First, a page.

In fact there were no less than six Cabinets in the seven years from 1950, with the longest lived being the Wilopo Cabinet of April 1952 to June 1953; a mere fourteen months. The shortest being the Natsir Cabinet which lasted only six months (September 1950 to March 1951).
13 These governments fell not only from their inability to deal effectively with the multitude of problems left over from the colonial period, and from new problems encountered since independence, but because the other parties took deliberate steps to bring down the governments. 14 It is no exaggeration to call the parliamentary period, as Dahm does, “an unbroken series of Cabinet crises. “15 Such a situation was disastrous for Indonesia. With such short lived governments there was neither a consistency of government policy, nor time to institute any political programs.
At a time when Indonesia was beset with enormous problems, such as the economy, which was in a state of hopeless stagnation and inertia, when Indonesia most needed stable and strong leadership, the parties were too interested in fighting amongst themselves in Parliament rather than dealing with the problems of the country. 16 In fact, at times, the nation was without any effective government or Cabinet whatsoever.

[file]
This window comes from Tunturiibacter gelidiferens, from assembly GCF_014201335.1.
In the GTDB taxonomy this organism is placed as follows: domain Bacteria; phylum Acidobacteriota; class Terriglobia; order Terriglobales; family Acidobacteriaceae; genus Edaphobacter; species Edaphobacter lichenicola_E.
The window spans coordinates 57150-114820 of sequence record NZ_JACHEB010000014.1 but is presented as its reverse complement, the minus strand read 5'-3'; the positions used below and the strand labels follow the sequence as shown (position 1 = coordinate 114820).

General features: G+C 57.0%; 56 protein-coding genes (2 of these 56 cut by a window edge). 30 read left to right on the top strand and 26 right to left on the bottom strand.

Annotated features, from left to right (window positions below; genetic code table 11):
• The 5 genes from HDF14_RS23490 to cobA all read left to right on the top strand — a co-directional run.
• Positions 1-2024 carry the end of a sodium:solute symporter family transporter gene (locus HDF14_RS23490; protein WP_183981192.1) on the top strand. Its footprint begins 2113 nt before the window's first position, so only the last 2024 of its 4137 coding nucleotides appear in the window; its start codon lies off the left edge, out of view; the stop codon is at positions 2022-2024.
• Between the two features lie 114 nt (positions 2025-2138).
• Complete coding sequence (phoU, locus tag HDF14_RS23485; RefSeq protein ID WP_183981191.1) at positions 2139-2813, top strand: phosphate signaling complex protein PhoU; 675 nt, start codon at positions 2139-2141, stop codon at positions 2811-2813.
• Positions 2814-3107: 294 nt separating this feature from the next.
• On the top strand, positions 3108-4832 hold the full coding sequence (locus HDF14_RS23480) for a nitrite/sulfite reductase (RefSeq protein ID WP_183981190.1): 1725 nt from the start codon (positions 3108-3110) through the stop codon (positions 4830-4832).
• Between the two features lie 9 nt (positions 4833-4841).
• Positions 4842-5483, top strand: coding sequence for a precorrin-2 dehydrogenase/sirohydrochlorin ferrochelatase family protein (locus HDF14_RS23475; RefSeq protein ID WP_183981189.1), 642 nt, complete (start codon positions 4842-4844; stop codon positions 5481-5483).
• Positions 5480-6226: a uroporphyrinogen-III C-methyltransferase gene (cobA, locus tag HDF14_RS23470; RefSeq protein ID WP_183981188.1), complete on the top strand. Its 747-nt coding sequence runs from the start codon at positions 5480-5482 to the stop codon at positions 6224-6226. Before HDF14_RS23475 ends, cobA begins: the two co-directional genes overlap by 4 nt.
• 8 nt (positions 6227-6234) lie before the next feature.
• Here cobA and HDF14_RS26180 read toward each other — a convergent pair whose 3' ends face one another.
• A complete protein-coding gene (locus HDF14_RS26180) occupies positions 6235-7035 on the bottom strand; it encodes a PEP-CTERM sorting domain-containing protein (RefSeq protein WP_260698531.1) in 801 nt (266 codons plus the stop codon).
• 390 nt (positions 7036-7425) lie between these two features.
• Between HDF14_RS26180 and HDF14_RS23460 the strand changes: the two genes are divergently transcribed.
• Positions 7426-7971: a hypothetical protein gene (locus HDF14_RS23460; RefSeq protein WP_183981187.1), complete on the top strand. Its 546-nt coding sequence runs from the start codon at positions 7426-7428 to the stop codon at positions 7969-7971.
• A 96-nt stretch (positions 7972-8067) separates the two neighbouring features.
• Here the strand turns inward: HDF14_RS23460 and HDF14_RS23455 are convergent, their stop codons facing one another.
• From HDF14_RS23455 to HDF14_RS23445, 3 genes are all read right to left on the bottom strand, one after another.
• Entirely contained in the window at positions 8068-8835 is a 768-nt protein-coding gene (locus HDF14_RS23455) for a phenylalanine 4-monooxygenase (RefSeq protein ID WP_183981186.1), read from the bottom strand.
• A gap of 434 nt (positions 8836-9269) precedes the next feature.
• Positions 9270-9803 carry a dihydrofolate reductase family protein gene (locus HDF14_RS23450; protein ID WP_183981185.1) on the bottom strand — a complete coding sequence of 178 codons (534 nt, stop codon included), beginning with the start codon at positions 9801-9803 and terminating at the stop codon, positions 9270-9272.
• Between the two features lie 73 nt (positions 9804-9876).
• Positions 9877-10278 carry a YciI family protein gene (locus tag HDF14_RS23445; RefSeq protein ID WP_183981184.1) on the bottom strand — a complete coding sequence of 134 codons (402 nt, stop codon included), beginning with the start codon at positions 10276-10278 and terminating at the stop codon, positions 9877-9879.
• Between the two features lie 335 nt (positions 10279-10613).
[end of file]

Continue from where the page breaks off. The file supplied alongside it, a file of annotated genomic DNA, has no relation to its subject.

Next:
In the period immediately following the downfall of a Cabinet there was the inevitable bargaining and squabbling between the parties as they tried to build a new coalition in order to form a Cabinet. Such bargaining could, and did, go on for weeks at a time, while the problems of the nation were ignored. This was the case in 1953 after the fall of the PNI- Masyumi coalition (Wilopo Cabinet), where it took more than six weeks of negotiations, and five attempts to form a new coalition, before the parties could agree on a new Cabinet. 17 In such a situation the various governments found themselves spending most of their time trying to stay in power.